Thoughts regarding sports and mentoring.
Caution: Severe Tennessee Titan, Memphis Grizzlies, Chicago Cubs, and Scott Stallings bias.

Aaron

July 30th, 2015 | Comments Off on Aaron

I will always remember the first time I met Aaron.

Aaron Catholic

It was the second week of an already promising season. And although his team was off to a rough start at 0-1 with another difficult opponent looming, they were still the prohibitive favorites to win another state title.

Winning is something that comes easy to Aaron, his charisma and intelligence are matched only by his ability to turn seemingly impossible plays into effortless displays of athleticism on the field.

Today was different. Today Aaron was going to lose.

Milling about practices is a regular activity as a mentor with The Lead Block, supporting a current player or discovering a student in search of their destiny.

Looking

Murmurs from the players and coaches are what I noticed first, then the reason came into view. A school administrator, still adorned in suit and tie, walked purposefully and solemnly towards the head coach.

The whispered gossip was enough to piece together that Aaron was in trouble.

After a quick exchange between administrator and coach, Aaron was motioned to join the impromptu meeting. A simple September practice faded to silence.

With a labored nod, Aaron turned and trotted towards the locker room.

His season was over.

The entire team had just witnessed Aaron’s expulsion from school.

A few weeks later, Aaron and I met briefly for lunch to discuss his future. And he agreed that mentoring was something he would be interested in trying out.

34 mentoring appointments, 8 tutoring sessions, a raised ACT score, and college scholarship offer later, Aaron changed his destiny.

Aaron told me over lunch today (the day I wrote this post) that he did not know what to think of a complete stranger calling him up, offering to meet for lunch, and talk about his future. He was not looking for a mentor.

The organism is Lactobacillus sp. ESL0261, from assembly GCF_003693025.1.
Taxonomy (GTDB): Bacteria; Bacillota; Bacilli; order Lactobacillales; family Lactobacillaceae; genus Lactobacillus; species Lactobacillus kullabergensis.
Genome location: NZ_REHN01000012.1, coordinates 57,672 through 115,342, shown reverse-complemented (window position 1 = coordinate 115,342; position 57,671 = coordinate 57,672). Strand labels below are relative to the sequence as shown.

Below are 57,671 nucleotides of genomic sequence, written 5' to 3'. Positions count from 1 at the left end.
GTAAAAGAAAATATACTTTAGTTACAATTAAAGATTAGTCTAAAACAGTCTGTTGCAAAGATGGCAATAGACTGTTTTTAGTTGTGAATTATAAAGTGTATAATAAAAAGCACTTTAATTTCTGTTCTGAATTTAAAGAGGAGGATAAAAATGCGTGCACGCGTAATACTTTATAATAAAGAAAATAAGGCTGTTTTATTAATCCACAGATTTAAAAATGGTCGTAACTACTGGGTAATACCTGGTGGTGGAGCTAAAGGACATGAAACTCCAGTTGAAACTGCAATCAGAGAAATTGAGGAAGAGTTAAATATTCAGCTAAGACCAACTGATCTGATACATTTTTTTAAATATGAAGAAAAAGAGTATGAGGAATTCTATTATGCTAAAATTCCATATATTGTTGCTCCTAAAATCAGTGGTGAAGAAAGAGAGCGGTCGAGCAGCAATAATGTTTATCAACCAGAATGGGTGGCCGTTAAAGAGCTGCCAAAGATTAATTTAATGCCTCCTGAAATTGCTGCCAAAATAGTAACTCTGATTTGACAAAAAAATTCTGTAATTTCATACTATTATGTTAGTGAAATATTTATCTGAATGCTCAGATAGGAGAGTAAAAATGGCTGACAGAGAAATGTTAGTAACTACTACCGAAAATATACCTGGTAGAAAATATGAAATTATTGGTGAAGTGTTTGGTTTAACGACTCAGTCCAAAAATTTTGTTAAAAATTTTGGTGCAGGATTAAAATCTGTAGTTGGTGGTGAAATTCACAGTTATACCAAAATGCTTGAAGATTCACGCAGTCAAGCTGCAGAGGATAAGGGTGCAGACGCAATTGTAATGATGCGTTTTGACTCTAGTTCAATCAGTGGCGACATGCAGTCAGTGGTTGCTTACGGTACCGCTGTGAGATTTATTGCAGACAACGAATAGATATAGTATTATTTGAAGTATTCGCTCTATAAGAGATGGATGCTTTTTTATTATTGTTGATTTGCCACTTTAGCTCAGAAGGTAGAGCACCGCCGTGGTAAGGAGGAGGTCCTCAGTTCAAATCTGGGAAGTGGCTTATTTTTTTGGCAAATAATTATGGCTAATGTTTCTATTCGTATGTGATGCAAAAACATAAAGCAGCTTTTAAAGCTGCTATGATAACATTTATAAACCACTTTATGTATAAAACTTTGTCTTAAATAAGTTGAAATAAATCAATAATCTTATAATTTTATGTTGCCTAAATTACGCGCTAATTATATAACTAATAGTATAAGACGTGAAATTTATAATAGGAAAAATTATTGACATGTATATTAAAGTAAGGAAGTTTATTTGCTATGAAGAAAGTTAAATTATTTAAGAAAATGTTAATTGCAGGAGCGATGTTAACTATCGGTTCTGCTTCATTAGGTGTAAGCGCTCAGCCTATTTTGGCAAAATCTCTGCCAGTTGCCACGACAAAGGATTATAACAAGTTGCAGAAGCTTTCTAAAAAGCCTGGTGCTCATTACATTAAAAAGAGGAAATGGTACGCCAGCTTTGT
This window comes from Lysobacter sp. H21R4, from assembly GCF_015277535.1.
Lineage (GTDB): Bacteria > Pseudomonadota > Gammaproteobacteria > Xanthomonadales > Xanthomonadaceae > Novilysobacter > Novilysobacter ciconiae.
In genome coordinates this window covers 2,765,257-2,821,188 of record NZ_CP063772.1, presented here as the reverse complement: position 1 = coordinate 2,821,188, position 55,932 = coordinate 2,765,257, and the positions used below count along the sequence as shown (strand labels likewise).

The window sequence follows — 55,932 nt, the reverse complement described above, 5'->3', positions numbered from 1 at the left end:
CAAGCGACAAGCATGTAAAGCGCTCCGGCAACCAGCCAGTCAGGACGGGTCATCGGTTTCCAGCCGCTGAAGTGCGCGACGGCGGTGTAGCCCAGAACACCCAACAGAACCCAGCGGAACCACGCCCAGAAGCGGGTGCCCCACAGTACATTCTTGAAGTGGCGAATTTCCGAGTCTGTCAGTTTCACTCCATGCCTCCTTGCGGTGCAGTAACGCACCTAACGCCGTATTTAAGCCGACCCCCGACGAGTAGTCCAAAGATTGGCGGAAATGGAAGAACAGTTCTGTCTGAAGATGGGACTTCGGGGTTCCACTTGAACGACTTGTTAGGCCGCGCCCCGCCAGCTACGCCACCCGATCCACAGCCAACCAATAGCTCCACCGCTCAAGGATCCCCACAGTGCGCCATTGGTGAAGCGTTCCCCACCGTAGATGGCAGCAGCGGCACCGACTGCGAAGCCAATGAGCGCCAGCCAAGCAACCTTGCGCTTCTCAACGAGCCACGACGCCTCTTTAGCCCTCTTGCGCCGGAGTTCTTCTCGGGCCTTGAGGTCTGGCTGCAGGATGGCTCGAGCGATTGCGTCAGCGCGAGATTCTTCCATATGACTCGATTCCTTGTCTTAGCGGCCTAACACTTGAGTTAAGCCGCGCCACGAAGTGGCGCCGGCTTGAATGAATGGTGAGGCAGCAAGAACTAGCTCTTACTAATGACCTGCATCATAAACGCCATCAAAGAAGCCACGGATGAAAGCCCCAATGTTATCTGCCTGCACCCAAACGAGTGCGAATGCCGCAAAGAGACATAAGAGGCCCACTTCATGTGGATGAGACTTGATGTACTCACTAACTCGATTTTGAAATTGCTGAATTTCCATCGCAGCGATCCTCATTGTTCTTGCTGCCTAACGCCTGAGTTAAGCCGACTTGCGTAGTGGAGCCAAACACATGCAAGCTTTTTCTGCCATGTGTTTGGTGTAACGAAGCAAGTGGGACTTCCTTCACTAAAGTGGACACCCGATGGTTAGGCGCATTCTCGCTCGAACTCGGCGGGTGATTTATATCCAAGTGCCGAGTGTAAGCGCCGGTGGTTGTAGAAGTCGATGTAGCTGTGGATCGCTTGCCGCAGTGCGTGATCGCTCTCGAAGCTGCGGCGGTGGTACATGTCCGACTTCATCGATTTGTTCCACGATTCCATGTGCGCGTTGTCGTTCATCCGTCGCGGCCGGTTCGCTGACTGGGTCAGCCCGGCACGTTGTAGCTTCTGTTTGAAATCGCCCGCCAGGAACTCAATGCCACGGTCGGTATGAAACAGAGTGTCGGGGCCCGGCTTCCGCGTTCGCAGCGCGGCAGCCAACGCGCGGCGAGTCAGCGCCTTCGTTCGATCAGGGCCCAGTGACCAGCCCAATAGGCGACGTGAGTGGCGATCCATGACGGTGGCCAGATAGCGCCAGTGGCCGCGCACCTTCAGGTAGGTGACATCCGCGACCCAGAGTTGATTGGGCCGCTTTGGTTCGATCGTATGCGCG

But, we were looking for him.

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Partner with us (CLICK HERE) so The Lead Block can find 5 more Aarons on fields, courts, and in classrooms all over Knoxville.

By the way, Aaron did end up returning to play his senior year and led his team to what would ultimately be the first of three consecutive state titles.  That May, he graduated high school on-time and is currently working towards finishing his Bachelor’s Degree in Business Management from the University of Tennessee.

Aaron plans to start his own business later this year, purchasing homes in Knoxville, fixing them up, and renting them out to families that need affordable housing.

“Those breakfast talks are the best foundation I could have right now.” – Aaron

Remember, it is Aaron that deserves all the credit.  Because at The Lead Block, we will always be about the players scoring their destiny.

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Just Admit It

January 9th, 2012 | 1 comment

Our response to Tim Tebow’s season reveals the character of us all.

We have all been wrong.

I thought The Matrix was going to be a bad movie.

I thought the iPhone was too expensive for a phone.

I thought shrimp was a slimy and undesirable appetizer.

And I thought all of Tim Tebow’s critics had an axe to grind.

I was wrong.

His critics (who include former NFL quarterbacks, scouts, and current general managers) have legitimate concerns about his potential and future in the NFL.

Tim Tebow is not an elite NFL passer-sometimes missing open receivers, sometimes too slowly looking over his progressions, or occasionally winding up a little too long to throw downfield. He is not the next Tom Brady, Aaron Rodgers, or Drew Brees.

I admit it.

For comparison, here are two quarterbacks’ regular season statistics:

courtesy of www.pro-football-reference.com

Each young passer led their team to the playoffs. Each quarterback was supported by a solid defense. Each quarterback did more damage on the ground than in the air.

The 24-year old quarterback is Tim Tebow, this year.

The 26-year old is former NFL MVP Steve McNair, who led his 1999 Titan team to a Super Bowl appearance with the help of a far more miraculous game-winning play.

Both won their first playoff games in an unconventional way.

So, in the face of one of the more memorable Denver playoff victories against a favored Pittsburgh team, how will those same critics respond the day after?

NFL gurus and fans alike that doubted or touted Tebow have to admit it. Even if this is his only season as the starting quarterback for the Denver Broncos, it is a season worth remembering. A humbling contrition that both sides can admit after Sunday.

Faced with the same criticism and fandemonium, Tim chose humility. Why can’t we?

Humility is a difficult, but powerful, demonstration of character.

For this reason, The Lead Block challenges its players to play with humility on the field and live in humility off it. To find out how to become a part and click ABOUT.

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